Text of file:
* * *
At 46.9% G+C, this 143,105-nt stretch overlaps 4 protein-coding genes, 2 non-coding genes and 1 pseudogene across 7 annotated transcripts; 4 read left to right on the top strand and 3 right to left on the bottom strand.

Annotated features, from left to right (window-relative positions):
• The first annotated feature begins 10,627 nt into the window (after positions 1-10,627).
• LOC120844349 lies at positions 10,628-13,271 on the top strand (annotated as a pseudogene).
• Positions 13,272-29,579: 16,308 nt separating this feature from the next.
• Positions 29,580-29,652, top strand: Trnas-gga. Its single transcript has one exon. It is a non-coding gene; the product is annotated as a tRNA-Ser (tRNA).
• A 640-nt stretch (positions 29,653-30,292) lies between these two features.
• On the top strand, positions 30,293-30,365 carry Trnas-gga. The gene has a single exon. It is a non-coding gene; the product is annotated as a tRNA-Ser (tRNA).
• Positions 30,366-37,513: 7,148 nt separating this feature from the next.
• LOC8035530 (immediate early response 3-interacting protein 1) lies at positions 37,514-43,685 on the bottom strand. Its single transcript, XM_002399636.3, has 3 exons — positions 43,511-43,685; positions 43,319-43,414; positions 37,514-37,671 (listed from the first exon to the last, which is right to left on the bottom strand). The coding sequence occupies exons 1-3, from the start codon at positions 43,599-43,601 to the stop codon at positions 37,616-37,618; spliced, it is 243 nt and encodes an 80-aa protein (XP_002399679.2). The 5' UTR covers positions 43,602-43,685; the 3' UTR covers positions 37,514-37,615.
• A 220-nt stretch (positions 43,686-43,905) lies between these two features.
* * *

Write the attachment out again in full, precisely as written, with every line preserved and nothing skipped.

At 46.9% G+C, this 143,105-nt stretch overlaps 4 protein-coding genes, 2 non-coding genes and 1 pseudogene across 7 annotated transcripts; 4 read left to right on the top strand and 3 right to left on the bottom strand.

Annotated features, from left to right (window-relative positions):
• The first annotated feature begins 10,627 nt into the window (after positions 1-10,627).
• LOC120844349 lies at positions 10,628-13,271 on the top strand (annotated as a pseudogene).
• Positions 13,272-29,579: 16,308 nt separating this feature from the next.
• Positions 29,580-29,652, top strand: Trnas-gga. Its single transcript has one exon. It is a non-coding gene; the product is annotated as a tRNA-Ser (tRNA).
• A 640-nt stretch (positions 29,653-30,292) lies between these two features.
• On the top strand, positions 30,293-30,365 carry Trnas-gga. The gene has a single exon. It is a non-coding gene; the product is annotated as a tRNA-Ser (tRNA).
• Positions 30,366-37,513: 7,148 nt separating this feature from the next.
• LOC8035530 (immediate early response 3-interacting protein 1) lies at positions 37,514-43,685 on the bottom strand. Its single transcript, XM_002399636.3, has 3 exons — positions 43,511-43,685; positions 43,319-43,414; positions 37,514-37,671 (listed from the first exon to the last, which is right to left on the bottom strand). The coding sequence occupies exons 1-3, from the start codon at positions 43,599-43,601 to the stop codon at positions 37,616-37,618; spliced, it is 243 nt and encodes an 80-aa protein (XP_002399679.2). The 5' UTR covers positions 43,602-43,685; the 3' UTR covers positions 37,514-37,615.
• A 220-nt stretch (positions 43,686-43,905) lies between these two features.